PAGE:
Financial technology has irrevocably revolutionised the financial services industry in less than a decade. Fintech firms are challenging the banks’ monopoly and have the potential to become household names. Alif Bank’s country representative in Pakistan, Mahmood Shamsher Ali, explains why Pakistan is ripe for a fintech revolution.
Investors poured more than $200 billion into financial technology start-ups and scale-ups last year, nearly $90 billion more than the year before.
While this is a wonderful development for the industry, we must not underestimate fintech’s role in digitally enabling communities that have not yet had access to new financial technologies. In this aspect, Pakistan has fascinating potential.
Pakistan is a developing economy at a key juncture in its development. Annual GDP growth is currently above 4%, while concerns about inflation have prompted calls for additional reforms and programmes that prioritise economic growth. It’s one of the reasons the State Bank of Pakistan (SBP) is considering digital challenger banks as part of its long-term economic plan.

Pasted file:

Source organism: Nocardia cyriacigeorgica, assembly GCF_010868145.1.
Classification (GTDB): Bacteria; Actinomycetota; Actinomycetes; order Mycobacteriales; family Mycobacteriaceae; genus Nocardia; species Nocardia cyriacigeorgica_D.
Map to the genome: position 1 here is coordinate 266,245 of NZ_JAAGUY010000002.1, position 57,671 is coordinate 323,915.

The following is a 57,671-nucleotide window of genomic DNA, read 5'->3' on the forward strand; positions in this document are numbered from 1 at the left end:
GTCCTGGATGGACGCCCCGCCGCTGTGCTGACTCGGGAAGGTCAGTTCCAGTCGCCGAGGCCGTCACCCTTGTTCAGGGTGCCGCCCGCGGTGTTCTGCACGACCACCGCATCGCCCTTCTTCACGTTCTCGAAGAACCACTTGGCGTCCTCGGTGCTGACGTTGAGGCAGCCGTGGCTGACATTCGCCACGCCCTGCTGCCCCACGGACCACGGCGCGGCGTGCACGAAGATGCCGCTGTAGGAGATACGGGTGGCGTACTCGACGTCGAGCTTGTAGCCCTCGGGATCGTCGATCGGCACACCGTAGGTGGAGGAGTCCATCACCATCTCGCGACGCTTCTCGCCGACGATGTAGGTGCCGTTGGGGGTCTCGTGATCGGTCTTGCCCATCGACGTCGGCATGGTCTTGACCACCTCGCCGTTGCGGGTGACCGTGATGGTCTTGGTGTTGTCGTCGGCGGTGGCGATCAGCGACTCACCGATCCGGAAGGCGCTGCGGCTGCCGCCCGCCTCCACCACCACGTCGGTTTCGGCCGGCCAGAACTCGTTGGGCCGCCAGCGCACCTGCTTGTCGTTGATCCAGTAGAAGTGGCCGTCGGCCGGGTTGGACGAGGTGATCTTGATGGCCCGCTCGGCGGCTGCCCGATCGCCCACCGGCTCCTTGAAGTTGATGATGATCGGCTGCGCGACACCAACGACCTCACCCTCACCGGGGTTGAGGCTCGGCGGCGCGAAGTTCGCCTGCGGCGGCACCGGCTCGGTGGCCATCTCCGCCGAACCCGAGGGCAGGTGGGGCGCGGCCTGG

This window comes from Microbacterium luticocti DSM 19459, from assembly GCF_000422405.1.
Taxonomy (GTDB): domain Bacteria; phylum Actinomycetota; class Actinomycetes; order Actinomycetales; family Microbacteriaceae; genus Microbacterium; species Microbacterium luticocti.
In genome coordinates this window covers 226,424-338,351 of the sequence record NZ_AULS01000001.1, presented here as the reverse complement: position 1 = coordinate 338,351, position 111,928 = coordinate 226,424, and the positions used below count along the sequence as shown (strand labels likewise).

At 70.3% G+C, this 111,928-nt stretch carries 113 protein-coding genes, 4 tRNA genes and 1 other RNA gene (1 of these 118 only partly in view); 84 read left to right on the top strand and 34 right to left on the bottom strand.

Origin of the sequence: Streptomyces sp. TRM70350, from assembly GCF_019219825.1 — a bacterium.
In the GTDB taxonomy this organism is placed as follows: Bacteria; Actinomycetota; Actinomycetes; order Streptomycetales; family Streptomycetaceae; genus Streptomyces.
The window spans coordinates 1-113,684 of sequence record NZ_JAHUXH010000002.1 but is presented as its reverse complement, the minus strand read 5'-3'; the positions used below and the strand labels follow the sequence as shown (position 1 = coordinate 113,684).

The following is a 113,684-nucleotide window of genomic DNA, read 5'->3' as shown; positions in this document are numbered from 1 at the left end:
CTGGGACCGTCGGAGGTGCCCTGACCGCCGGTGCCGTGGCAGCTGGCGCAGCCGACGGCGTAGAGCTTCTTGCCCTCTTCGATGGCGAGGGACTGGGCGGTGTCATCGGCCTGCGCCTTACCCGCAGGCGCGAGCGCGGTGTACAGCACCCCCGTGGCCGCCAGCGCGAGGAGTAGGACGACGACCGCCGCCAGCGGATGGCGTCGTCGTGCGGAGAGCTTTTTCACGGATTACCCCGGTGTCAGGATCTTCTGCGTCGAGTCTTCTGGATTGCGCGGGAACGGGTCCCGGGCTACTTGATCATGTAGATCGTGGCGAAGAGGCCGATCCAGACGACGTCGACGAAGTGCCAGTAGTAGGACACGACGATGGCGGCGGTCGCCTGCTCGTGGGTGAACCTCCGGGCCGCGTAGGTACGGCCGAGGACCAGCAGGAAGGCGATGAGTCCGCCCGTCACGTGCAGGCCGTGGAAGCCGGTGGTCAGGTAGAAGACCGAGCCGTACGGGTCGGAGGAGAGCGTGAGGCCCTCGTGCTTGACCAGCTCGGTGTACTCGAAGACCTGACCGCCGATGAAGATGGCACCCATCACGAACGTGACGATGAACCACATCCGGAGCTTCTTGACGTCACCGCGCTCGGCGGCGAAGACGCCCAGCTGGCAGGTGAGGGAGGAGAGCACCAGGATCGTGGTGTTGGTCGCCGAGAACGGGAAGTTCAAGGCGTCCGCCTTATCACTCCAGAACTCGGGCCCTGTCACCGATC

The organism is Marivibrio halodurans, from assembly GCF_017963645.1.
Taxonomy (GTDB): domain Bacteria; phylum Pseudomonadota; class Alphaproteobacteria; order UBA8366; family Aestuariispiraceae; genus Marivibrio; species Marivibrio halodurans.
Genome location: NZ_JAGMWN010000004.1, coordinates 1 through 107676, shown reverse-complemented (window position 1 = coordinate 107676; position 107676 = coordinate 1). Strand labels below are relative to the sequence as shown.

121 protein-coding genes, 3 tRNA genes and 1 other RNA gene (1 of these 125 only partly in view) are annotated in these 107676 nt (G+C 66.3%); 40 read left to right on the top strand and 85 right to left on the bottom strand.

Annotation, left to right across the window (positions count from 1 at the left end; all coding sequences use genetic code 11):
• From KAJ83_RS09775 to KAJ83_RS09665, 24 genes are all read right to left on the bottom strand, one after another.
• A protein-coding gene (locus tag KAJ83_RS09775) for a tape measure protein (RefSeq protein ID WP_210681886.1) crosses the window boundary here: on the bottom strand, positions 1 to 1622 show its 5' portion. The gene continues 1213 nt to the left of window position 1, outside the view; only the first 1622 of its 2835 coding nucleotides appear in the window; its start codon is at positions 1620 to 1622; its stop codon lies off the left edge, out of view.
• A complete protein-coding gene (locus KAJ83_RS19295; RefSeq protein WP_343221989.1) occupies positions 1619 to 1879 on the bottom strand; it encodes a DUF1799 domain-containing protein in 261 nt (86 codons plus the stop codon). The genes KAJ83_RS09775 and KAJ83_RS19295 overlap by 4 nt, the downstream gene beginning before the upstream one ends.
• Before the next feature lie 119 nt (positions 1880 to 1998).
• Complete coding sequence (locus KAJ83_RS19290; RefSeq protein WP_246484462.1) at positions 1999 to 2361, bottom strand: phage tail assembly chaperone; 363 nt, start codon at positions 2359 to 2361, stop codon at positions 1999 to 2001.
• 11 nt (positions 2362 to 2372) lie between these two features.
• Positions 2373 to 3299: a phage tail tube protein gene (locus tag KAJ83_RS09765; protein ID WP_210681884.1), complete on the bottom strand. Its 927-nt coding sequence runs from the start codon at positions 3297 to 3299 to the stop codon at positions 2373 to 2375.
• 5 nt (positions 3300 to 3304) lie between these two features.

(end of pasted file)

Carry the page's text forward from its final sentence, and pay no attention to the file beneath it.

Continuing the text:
To fully comprehend why Pakistan is well-positioned for a fintech revolution, we must first comprehend the country’s financial landscape. There are three distinct tendencies to be aware of.
The first is the number of customers who use a retail bank on a regular basis. Only 21% of Pakistan’s adult population has a bank card at the present.
Despite this, there are 181 million mobile customers in a country with over 220 million people, making teledensity 85 percent. This exemplifies fintech’s potential. Because of Pakistan’s high mobile phone penetration, fintech can address accessibility difficulties by allowing Pakistanis to use their phones to access banking services.